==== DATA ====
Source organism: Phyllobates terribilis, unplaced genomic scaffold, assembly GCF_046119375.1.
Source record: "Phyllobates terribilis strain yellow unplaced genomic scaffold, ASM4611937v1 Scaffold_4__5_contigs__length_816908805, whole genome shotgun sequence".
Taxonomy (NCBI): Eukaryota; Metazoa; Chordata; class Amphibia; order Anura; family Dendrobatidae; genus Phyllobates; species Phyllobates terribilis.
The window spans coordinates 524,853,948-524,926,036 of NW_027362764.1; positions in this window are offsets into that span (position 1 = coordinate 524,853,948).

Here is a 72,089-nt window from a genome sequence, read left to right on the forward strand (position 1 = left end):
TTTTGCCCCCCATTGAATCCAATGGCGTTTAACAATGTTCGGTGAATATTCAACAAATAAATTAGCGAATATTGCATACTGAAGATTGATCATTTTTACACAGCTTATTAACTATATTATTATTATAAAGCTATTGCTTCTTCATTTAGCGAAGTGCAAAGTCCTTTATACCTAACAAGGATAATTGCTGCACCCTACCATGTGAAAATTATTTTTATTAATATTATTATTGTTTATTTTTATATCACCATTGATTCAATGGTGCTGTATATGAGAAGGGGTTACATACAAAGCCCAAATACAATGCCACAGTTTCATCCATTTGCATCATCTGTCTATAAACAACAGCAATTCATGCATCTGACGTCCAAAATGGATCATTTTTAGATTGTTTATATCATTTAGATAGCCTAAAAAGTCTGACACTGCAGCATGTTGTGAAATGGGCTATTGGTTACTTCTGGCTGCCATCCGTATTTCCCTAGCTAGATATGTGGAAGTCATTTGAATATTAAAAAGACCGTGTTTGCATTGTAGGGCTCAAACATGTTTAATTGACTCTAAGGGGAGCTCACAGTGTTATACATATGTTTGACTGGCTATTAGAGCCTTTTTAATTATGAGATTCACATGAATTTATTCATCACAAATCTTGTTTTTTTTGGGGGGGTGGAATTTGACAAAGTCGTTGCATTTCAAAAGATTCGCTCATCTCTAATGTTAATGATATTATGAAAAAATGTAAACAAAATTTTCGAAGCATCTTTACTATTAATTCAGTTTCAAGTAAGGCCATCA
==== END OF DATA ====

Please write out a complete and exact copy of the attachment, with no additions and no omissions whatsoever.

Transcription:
Source organism: Phyllobates terribilis, unplaced genomic scaffold, assembly GCF_046119375.1.
Source record: "Phyllobates terribilis strain yellow unplaced genomic scaffold, ASM4611937v1 Scaffold_4__5_contigs__length_816908805, whole genome shotgun sequence".
Taxonomy (NCBI): Eukaryota; Metazoa; Chordata; class Amphibia; order Anura; family Dendrobatidae; genus Phyllobates; species Phyllobates terribilis.
The window spans coordinates 524,853,948-524,926,036 of NW_027362764.1; positions in this window are offsets into that span (position 1 = coordinate 524,853,948).

Here is a 72,089-nt window from a genome sequence, read left to right on the forward strand (position 1 = left end):
TTTTGCCCCCCATTGAATCCAATGGCGTTTAACAATGTTCGGTGAATATTCAACAAATAAATTAGCGAATATTGCATACTGAAGATTGATCATTTTTACACAGCTTATTAACTATATTATTATTATAAAGCTATTGCTTCTTCATTTAGCGAAGTGCAAAGTCCTTTATACCTAACAAGGATAATTGCTGCACCCTACCATGTGAAAATTATTTTTATTAATATTATTATTGTTTATTTTTATATCACCATTGATTCAATGGTGCTGTATATGAGAAGGGGTTACATACAAAGCCCAAATACAATGCCACAGTTTCATCCATTTGCATCATCTGTCTATAAACAACAGCAATTCATGCATCTGACGTCCAAAATGGATCATTTTTAGATTGTTTATATCATTTAGATAGCCTAAAAAGTCTGACACTGCAGCATGTTGTGAAATGGGCTATTGGTTACTTCTGGCTGCCATCCGTATTTCCCTAGCTAGATATGTGGAAGTCATTTGAATATTAAAAAGACCGTGTTTGCATTGTAGGGCTCAAACATGTTTAATTGACTCTAAGGGGAGCTCACAGTGTTATACATATGTTTGACTGGCTATTAGAGCCTTTTTAATTATGAGATTCACATGAATTTATTCATCACAAATCTTGTTTTTTTTGGGGGGGTGGAATTTGACAAAGTCGTTGCATTTCAAAAGATTCGCTCATCTCTAATGTTAATGATATTATGAAAAAATGTAAACAAAATTTTCGAAGCATCTTTACTATTAATTCAGTTTCAAGTAAGGCCATCA